‘White working-class boys’ falling behind at school

White working-class boys’ in Essex are falling behind at school while children from ethnic minority groups are excelling, according to council findings.

At Key Stage Four students from Asian and Black ethnicities in Essex were vastly outperforming the average for pupils from white backgrounds not just in the county but across England overall, a council meeting has heard.

Essex County Council’s cabinet member Tony Ball said at a scrutiny meeting on Thursday that on average poor educational outcomes among “white working-class boys” have not been properly addressed.

The average attainment outcomes for Essex (not including Southend and Thurrock) at Key Stage 4 are below the English average – 63.7 per cent of children in 2023 got a grade 4 or higher in English and maths.

The national average stood at 65.4 per cent. Just four districts – Brentwood, Uttlesford, Chelmsford and Colchester – register outcomes above the average.

Essex County Council, noting the gap in standards, convened a meeting of the multi-academy trust chief executives to find a solution to the problem facing Essex.

But the council’s People and Families Policy and Scrutiny Committee meeting on April 11 heard how it should learn lessons from the differences in outcomes between ethnic groups.

An average of 89.7 per cent of Asian pupils in Essex got a grade four or higher at KS4 in English and maths. The national average for Asian children was 75.5 per cent.

An average of 72.2 per cent of Black pupils in Essex got a grade four or higher at KS4 in English and maths. The national average for Black children was 65.5 per cent.

In comparison, an average of 61.8 per cent of white pupils in Essex got a grade four or higher at KS4 in English and maths. The national average was 63.8 per cent.

Councillor Aiden McGurran, a member of the People and Families Policy and Scrutiny Committee, said: “There must be a way, and I know it sounds naive, of harnessing the enthusiasm of education that some of our ethnic groups and our immigrant populations have that don’t seem to translate into the white working-class population.”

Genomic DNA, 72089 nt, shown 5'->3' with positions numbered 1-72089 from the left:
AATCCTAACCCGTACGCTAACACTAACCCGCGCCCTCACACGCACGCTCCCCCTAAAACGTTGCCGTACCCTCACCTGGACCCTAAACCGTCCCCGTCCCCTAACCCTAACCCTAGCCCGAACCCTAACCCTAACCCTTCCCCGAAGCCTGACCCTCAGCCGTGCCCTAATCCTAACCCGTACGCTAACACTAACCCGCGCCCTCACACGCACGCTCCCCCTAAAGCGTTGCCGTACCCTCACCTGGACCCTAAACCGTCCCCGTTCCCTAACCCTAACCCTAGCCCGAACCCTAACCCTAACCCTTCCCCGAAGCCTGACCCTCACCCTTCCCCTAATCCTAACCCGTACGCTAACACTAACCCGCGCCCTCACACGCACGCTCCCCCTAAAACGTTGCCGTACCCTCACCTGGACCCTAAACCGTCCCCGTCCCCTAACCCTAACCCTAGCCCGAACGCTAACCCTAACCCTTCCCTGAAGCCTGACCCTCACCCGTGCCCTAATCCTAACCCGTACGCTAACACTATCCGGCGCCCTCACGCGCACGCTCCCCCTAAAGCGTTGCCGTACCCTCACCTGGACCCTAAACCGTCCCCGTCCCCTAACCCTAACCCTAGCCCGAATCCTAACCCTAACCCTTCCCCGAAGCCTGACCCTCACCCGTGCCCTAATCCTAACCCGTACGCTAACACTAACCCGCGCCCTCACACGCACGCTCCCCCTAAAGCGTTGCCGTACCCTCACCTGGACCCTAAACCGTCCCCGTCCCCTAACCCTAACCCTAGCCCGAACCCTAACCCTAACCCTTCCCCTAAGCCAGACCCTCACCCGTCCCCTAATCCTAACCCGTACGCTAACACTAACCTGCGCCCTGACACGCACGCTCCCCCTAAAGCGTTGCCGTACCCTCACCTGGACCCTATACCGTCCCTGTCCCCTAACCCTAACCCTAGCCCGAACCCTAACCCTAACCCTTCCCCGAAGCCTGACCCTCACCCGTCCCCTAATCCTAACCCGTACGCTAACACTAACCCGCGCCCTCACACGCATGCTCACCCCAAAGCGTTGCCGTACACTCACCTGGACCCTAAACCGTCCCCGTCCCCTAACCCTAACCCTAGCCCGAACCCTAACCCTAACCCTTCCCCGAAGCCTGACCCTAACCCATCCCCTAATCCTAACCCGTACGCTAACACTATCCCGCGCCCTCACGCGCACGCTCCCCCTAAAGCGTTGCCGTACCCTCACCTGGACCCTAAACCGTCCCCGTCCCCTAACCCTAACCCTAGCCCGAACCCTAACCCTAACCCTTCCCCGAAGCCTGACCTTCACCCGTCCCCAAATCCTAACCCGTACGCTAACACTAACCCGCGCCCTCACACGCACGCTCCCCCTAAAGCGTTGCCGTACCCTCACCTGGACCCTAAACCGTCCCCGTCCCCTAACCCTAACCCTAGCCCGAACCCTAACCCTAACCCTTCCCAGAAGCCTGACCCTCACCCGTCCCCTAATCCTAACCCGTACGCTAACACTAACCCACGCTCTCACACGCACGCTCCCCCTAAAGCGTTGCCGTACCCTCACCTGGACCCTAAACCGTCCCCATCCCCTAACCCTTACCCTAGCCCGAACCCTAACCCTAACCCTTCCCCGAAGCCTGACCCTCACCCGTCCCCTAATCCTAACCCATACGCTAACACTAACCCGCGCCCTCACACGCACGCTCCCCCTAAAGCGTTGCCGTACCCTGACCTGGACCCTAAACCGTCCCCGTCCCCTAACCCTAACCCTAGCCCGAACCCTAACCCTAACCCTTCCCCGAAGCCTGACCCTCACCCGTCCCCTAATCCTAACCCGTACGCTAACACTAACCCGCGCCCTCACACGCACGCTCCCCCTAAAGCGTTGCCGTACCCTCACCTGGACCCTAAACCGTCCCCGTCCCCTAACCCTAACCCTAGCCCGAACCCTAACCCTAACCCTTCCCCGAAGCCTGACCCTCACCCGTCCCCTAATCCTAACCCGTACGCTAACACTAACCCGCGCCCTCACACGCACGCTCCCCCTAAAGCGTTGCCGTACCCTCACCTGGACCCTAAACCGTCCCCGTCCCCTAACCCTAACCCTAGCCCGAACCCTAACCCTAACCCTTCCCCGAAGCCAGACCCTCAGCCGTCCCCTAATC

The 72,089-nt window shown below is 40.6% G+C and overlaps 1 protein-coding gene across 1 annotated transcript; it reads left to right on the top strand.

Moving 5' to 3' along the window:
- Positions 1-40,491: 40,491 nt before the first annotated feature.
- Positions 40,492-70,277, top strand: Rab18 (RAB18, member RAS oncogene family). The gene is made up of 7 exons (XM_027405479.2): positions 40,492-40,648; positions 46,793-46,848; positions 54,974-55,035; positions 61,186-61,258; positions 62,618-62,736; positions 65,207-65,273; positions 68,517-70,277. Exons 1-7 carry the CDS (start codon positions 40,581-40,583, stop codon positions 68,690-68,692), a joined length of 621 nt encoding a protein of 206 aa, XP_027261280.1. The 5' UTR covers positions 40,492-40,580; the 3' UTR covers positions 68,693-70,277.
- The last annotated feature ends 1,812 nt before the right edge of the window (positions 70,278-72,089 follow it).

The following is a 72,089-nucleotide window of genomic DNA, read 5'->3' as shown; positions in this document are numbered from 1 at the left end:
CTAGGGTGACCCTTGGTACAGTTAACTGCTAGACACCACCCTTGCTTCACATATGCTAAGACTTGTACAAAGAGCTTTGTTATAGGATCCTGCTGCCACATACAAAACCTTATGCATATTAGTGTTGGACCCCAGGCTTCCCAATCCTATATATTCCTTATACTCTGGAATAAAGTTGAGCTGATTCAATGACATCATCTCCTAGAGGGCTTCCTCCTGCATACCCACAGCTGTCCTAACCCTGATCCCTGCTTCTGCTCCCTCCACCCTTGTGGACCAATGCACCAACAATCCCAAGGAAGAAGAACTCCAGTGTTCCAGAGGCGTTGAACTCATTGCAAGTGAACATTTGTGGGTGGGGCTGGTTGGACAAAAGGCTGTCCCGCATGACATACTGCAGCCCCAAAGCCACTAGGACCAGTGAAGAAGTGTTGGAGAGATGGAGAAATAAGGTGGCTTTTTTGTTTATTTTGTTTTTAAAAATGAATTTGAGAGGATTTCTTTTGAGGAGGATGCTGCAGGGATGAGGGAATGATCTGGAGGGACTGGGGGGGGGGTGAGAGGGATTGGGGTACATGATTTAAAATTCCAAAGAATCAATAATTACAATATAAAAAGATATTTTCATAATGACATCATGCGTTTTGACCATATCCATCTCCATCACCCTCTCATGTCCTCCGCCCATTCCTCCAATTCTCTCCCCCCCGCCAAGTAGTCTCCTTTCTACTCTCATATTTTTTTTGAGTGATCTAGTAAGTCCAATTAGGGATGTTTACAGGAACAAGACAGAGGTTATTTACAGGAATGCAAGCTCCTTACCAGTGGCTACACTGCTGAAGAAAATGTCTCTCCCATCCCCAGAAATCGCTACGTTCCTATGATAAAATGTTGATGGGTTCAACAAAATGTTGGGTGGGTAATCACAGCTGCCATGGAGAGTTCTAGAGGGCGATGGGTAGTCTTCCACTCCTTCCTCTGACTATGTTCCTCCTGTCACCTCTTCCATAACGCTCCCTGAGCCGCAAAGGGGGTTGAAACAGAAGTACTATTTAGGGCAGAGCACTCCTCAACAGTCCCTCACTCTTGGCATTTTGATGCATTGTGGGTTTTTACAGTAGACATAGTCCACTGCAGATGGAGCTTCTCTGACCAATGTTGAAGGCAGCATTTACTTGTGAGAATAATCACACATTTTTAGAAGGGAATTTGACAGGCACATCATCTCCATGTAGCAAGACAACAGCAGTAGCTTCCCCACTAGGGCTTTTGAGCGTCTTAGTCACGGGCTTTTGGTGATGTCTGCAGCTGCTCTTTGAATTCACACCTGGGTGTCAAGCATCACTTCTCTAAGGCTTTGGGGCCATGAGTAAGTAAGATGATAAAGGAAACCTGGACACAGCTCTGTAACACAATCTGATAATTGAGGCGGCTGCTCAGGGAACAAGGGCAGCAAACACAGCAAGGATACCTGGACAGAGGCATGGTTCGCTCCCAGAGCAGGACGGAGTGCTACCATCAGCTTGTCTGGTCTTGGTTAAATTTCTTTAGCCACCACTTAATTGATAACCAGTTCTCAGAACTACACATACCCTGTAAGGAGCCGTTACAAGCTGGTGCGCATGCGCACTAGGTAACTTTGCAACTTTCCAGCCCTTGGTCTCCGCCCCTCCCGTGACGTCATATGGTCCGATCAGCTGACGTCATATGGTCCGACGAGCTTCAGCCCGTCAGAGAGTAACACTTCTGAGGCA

The cabinet member for education, Councillor Tony Ball, said: “Six years ago all of a sudden white working-class boys are now falling behind and we haven’t really addressed that issue, I would say, as much as we did and the results are there for the ethnic minorities. Asian children have done well on the whole. But we seem to have forgotten a little bit about white working-class boys.”

Clare Kershaw, director of education at Essex County Council, said: “Where we are focusing our attention, particularly around our disadvantaged young people and within that our white British cohort of young people, has been the push around reading. We need to get secondary schools really absolutely all over children’s reading ability very early on and in respect of people’s transitioning in Year 7.

“Through the Essex task force and the Essex Year of Reading, we have supported an intensive program called Thinking Reading in about a third of our secondary schools now. And I think that is going up to about half. The feedback that we get from those schools engaged is it is massively transforming the lives of young people for whom reading is a barrier.

“Children need good fluency and comprehension skills to access the secondary curriculum. And if they start secondary education behind in the skill-based around reading they will struggle to access the secondary curriculum. Which is why we are focusing on reading, predominantly, to open up more young people that can then enjoy education.”


Piers Meyler

Local Democracy Reporter